The US Centers for Disease Control and Prevention says in a new study in American Samoa and the other territories, that the risk for Zika-related birth defects falls in each trimester.
According to the CDC, the study showed during the first trimester, women in the US territories with confirmed Zika infection had a baby or fetus with Zika-related birth defects 8 percent of the time.
That frequency dropped to 5 percent in the second trimester and 4 percent in the third trimester.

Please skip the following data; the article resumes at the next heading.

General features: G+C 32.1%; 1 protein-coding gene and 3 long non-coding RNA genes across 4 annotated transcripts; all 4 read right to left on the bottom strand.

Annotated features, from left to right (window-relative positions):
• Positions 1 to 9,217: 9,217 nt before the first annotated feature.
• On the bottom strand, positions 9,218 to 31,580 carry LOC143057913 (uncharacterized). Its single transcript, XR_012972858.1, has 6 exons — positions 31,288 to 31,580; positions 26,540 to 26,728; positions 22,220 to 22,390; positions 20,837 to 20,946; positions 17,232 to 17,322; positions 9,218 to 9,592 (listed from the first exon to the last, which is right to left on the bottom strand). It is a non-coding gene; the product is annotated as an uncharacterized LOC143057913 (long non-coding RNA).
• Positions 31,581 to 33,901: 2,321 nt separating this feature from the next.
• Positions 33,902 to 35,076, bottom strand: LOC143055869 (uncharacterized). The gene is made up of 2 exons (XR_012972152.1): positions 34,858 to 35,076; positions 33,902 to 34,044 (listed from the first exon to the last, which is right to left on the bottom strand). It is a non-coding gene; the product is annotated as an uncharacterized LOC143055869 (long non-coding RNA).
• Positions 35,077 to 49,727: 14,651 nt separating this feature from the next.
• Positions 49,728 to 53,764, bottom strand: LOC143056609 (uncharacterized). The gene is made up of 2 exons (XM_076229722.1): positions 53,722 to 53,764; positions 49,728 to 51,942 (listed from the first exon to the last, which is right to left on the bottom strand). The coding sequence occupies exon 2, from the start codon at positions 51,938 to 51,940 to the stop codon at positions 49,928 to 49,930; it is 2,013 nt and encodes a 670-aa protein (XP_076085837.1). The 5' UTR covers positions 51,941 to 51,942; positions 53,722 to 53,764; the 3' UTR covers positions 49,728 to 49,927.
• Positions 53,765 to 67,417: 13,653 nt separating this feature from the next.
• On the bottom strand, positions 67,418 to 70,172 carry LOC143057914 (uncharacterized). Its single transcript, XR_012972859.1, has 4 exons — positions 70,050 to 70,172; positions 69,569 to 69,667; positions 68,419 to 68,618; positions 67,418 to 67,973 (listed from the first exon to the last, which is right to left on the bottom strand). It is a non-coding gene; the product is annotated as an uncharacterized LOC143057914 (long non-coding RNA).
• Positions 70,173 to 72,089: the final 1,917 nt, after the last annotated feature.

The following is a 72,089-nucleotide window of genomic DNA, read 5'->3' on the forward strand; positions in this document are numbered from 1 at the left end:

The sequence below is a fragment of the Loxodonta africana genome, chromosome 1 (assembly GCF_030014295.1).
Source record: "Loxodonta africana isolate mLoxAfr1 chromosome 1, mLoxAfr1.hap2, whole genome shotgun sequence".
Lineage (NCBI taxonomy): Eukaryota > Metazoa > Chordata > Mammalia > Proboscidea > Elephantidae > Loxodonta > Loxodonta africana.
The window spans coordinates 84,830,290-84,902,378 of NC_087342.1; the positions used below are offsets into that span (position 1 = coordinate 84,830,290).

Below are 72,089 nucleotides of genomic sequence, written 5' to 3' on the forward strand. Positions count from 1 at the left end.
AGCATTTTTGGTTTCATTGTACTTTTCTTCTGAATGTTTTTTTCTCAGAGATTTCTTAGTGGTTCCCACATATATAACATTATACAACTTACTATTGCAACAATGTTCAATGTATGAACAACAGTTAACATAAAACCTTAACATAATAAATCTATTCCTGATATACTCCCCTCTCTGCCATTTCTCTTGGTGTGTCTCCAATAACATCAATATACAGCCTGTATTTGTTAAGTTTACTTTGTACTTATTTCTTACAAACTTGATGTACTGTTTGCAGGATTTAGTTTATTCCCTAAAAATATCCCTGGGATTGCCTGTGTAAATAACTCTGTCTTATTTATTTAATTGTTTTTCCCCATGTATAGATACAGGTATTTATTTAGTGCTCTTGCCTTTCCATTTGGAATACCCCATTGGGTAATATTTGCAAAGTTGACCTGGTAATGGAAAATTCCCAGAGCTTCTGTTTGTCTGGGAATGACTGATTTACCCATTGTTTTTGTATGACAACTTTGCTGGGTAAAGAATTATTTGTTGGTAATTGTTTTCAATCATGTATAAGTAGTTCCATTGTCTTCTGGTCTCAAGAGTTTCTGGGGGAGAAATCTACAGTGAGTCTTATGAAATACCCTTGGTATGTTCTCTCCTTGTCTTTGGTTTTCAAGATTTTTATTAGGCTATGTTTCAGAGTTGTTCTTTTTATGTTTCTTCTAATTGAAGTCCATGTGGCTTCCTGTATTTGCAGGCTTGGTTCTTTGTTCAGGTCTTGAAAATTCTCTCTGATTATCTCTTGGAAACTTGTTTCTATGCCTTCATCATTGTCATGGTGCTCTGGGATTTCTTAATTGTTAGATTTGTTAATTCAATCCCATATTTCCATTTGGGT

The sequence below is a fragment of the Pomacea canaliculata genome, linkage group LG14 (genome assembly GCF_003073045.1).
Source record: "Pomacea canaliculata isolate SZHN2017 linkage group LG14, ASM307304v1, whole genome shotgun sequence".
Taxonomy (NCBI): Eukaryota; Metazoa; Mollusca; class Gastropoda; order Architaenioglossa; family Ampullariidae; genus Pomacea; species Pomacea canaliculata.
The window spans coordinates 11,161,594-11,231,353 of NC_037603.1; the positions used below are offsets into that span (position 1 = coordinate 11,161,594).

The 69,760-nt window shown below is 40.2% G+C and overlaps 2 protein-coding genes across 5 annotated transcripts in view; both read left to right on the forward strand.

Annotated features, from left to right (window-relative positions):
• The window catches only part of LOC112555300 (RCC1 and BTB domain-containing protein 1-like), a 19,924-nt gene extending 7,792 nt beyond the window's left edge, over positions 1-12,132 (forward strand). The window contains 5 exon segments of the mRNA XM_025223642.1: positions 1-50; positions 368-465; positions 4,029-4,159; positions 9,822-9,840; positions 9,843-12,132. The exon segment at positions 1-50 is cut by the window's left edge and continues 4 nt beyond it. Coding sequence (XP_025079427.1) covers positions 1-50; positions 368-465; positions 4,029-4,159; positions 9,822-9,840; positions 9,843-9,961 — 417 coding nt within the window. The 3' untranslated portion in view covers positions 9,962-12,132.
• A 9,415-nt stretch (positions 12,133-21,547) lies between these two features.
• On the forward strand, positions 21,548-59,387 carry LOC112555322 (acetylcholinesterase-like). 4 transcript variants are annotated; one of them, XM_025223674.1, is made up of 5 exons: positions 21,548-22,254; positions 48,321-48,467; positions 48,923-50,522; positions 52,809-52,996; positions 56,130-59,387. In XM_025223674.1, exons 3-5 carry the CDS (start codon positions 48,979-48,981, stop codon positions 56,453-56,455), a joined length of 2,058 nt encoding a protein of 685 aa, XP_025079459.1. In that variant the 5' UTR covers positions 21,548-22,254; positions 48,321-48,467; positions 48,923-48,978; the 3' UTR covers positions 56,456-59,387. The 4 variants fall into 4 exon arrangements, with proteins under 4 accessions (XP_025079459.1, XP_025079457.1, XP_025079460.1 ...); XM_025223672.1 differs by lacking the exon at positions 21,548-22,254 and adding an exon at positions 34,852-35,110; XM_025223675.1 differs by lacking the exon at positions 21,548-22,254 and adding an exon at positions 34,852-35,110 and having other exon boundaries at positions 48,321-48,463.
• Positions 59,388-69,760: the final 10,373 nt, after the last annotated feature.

The nine-month average was just over 5.5 percent.
The analysis is based on information from more than 2,500 women who completed their pregnancies last April in American Samoa, Puerto Rico, the Virgin Islands, the Federated States of Micronesia and the Marshall Islands.
Last year, American Samoa reported more than 200 Zika cases, and at one point, declared a Zika epidemic.
Of the 2549 pregnancies reviewed, 122 women had babies or fetuses with birth defects, including microcephaly, the most high-profile abnormality linked to Zika.